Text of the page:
Augusta member Jeff Knox has vowed to help newly-crowned Open champion Rory McIlroy win a green jacket and become just the sixth player to complete a career grand slam.
Speaking after claiming his third major title at Royal Liverpool, McIlroy said he would consider playing practice rounds with Knox, who was the Ulsterman's marker in the third round earlier this year – and beat him by one shot.
And Knox declared last night that he could save McIlroy a handful of shots which might make all the difference to his bid to join Gene Sarazen, Ben Hogan, Gary Player, Jack Nicklaus and Tiger Woods in winning all four major titles.
"We corresponded on that after the Masters and hopefully that will work out," Knox said. "I'm not sure he needs a lot of my help, he's the number two player in the world, but I am happy to be able to help in any way I can.
"We have left it open-ended, the ball is in his court, but I have his address and I will drop him a note of congratulation on winning the Open."
Rounds of 71 and 77 at Augusta National in April meant McIlroy made the cut on the mark of four over par and, as the odd man out of the 51 players left in the field, had to play with a marker on Saturday.
Two-time former Georgia amateur champion Knox had that enviable role and although McIlroy shot 71 with three birdies in the last four holes, Knox - who holds the course record of 61 from the members' tees – beat him by a single shot despite a bogey on the 18th.
Speaking after lifting the Claret Jug on Sunday, McIlroy said: "I'll be going into Augusta next year pretty confident.... if I can just figure out the greens a little bit more. What really helped me last year was playing with Jeff Knox in the third round. He's the best I've ever seen on Augusta's greens.
"I might have to take a couple of trips up before it starts next year and have a couple of practice rounds with him."
Knox added: "He had some mighty nice things to say about me and I found him such a likeable guy who was relaxed and confident about his game but at the same time able to make me feel comfortable. We hit it off and enjoyed each other's company.
"I watched some of the Open and was so happy for him to get that third major. He is so deserving in my mind. I think the future of golf is in good hands with young guys like Rory, Jordan Spieth and Rickie Fowler."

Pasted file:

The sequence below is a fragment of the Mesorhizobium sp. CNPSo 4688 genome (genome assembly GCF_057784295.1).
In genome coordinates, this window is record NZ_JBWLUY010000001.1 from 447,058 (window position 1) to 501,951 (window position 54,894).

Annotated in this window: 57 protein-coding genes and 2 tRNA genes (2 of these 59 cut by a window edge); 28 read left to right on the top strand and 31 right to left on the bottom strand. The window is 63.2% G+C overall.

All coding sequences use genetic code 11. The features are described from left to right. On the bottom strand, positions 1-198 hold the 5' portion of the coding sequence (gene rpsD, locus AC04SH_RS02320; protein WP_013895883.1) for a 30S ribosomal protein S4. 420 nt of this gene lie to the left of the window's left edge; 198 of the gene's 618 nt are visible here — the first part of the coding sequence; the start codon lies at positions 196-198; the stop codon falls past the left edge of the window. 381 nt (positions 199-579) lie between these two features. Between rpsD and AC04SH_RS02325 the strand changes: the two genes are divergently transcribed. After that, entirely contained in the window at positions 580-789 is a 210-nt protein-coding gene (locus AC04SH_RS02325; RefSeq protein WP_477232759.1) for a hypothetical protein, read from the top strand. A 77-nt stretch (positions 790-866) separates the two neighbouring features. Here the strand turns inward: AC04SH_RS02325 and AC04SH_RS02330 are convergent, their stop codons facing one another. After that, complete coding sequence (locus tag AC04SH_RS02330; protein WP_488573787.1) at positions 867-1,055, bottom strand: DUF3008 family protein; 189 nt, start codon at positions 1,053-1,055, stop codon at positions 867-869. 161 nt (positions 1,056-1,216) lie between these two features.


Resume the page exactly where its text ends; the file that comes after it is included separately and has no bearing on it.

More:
McIlroy joked in April that he hoped Knox would three-putt the 18th so they could finish level, but Knox added: "I've often thought about three-putting, but not then!
"I think in general there are a couple of greens out there you have to be careful with, or know they break a different way than it might appear. I know that place pretty well and If I can just help him (save) half a shot a day that could be the difference. I would love to help him win a green jacket."
Knox has played with a number of other high-profile players down the years, including Spanish pair Sergio Garcia and Miguel Angel Jimenez and two-time winner Bubba Watson when he was defending champion in 2013.
If an odd number of players makes the cut next year he will be called upon again, but said: "I hope it's not with Rory. I hope he's in the last group."
McIlroy, meanwhile, was unable to show off his prized Claret Jug to Stormont's political leaders yesterday, admitting that it needed a good clean after a big night out celebrating.
The three-time major winner grinned as he apologised for turning up empty-handed to Stormont Castle in Belfast on the latest leg of his whirlwind victory tour.
On Monday night the jug took pride of place on the table of an upmarket Belfast nightclub as McIlroy, 25, partied with friends.
But it was nowhere to be seen yesterday as the newly-crowned Open winner stopped by for an informal chat with First Minister Peter Robinson and Deputy First Minister Martin McGuinness.
"I am sorry I don't have the Claret Jug, it's not going everywhere with me," the golfing superstar said outside Stormont Castle.
"It actually needs a bit of a clean after last night.
"It's an amazing trophy and something that I am obviously very proud of and hopefully there are many more to come."
McIlroy first visited Mr Robinson and Mr McGuinness three years ago in the wake of his first major win – the 2011 US Open.
On that occasion Mr McGuinness almost struck one of his advisers with a shanked chip shot on the lawns of Stormont Castle during a photo call.
Perhaps on health and safety grounds, there were no clubs in sight on Tuesday as the political leaders congratulated the home-grown star from Holywood, Co Down on his memorable Open triumph at Hoylake.
"I am obviously very, very proud and honoured to come back home and come home as an Open champion and to be congratulated by everyone," said McIlroy.
"I am very proud to be from Northern Ireland, I am very proud of where I come from and I will never lose touch of that, and I will never lose sight of that - I will never forget where I come from.
"To be able to share these sort of moments with people from back home and close friends and family, it's absolutely wonderful."
Mr Robinson said he hoped McIlroy could complete the grand slam of major wins with victory at the Masters.
"We are really proud of him," said the Democratic Unionist leader. "Not only in terms of the achievements of a fantastic golfing career and the competitions he's won but he is a tremendous ambassador for Northern Ireland.
Mr McGuinness said the Open represented "undoubtedly the greatest prize in world golf".
"It's been absolutely a huge buzz for all of us," he said.